July 26 -- The NBA's coaching nomad, Larry Brown, is indeed one of the best at his craft in basketball history. Brown has posted winning records in 29 of his 33 seasons as a professional or NCAA head coach. Even more impressive is the fact that Brown hasn't even taken a season off since making his coaching debut with the Carolina Cougars in the ABA in 1972.

The following is a look at Brown's long, strange journey -- one that's seen him lead eight pro teams and two colleges over his career.

He got game: A younger Brown, then a guard for the New Orleans Buccaneers, receiving the MVP trophy with George Mikan on his left and Rick Barry on his right after the first ever ABA All-Star game in 1968.
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Carolina In My Mind: Brown began his coaching career with the Carolina Cougars of the ABA in 1972.
(David Gonyea/NBAE/Getty Images)

Golden Nugget: In his second pro coaching job, Brown coached the Denver Nuggets during their last two seasons in the ABA ('74-76) and their first three seasons in the NBA ('76-79).
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Net Factor: Brown spent two seasons patrolling the sidelines for the New Jersey Nets ('81-83), compiling a 91-67 record.
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I'll Be Back: Brown returned to the NBA after a five season-stint at Kansas University, which he left following an NCAA national championship in 1988. Brown coached parts of four seasons with the San Antonio Spurs ('88-92).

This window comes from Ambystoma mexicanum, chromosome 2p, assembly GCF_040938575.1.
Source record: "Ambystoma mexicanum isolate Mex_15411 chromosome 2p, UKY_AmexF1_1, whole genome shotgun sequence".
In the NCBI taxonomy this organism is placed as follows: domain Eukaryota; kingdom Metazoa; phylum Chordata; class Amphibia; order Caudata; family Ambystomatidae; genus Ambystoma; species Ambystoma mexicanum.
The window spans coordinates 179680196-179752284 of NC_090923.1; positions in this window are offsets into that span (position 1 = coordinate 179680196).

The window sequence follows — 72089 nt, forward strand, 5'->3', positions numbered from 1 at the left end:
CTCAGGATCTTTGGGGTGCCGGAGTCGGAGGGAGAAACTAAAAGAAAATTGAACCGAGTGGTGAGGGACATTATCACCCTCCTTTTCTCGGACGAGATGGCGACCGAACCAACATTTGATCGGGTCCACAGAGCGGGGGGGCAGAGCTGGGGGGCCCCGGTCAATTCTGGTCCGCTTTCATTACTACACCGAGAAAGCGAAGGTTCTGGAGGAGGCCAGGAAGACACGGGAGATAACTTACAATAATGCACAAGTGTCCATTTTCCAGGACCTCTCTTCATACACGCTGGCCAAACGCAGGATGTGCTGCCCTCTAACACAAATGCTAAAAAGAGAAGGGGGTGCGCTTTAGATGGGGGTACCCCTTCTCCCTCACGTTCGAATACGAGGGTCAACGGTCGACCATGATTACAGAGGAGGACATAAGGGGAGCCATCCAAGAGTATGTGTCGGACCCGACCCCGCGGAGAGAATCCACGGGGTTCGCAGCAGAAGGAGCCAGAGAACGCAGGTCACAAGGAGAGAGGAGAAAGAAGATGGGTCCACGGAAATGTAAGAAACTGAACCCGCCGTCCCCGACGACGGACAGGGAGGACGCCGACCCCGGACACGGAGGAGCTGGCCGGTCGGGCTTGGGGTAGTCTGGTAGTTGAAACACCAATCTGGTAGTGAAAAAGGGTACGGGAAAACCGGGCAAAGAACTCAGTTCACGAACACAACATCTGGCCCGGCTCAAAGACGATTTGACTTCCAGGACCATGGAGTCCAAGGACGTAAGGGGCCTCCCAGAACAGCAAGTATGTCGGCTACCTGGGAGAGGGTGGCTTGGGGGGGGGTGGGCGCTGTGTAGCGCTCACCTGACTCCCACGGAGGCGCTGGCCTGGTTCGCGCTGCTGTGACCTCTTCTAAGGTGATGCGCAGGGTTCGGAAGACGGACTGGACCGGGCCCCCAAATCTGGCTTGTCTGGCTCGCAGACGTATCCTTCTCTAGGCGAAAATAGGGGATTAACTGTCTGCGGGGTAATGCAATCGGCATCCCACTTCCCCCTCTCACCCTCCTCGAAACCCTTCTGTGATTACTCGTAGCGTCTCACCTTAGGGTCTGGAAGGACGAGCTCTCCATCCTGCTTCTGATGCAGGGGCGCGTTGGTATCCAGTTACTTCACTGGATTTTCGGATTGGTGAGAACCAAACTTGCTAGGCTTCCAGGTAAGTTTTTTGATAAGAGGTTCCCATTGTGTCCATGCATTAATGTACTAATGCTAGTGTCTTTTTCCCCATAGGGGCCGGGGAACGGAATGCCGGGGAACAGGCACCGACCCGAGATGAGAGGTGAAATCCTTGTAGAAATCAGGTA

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Cut the Cake: Brown was fired by the Spurs during the '91-92 season, but he was quickly rehired that same season by the Clippers, whom he garnered his 600th win with.
(Jon Soohoo/NBAE/Getty Images)

Hoosierland: After leaving the Clippers in '92-93, Brown joined the Indiana Pacers the following season. He spent four campaigns there ('93-97), twice leading the franchise to the Eastern Conference Finals.
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Brotherly Love: The next five seasons were spent in Philadelphia, where Brown's fragile relationship with star pupil Allen Iverson always seemed to be fodder for the press. Nevertheless, the two joined forces in 2000-01 to lead the 76ers to a Finals appearance, while Brown garnered Coach of the Year honors.
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Larry Legend: Brown won the ultimate coaching honor the following year, earning an induction to the Basketball Hall of Fame on Sept. 27, 2002.
(Jennifer Pottheiser/NBAE/Getty Images)

At last: In his first season with the Pistons in 2003-04, Brown became the only coach to win both an NCAA and NBA title.
(Andrew D. Bernstein/NBAE/Getty Images)

Short end of the stick: Brown nearly added another championship to the Pistons' trophy case the following season, but Detroit fell short in Game 7 of the Finals to the Spurs. On July 19, the Pistons relieved Brown of his coaching duties.
(Brian Bahr/Getty Images/NBAE)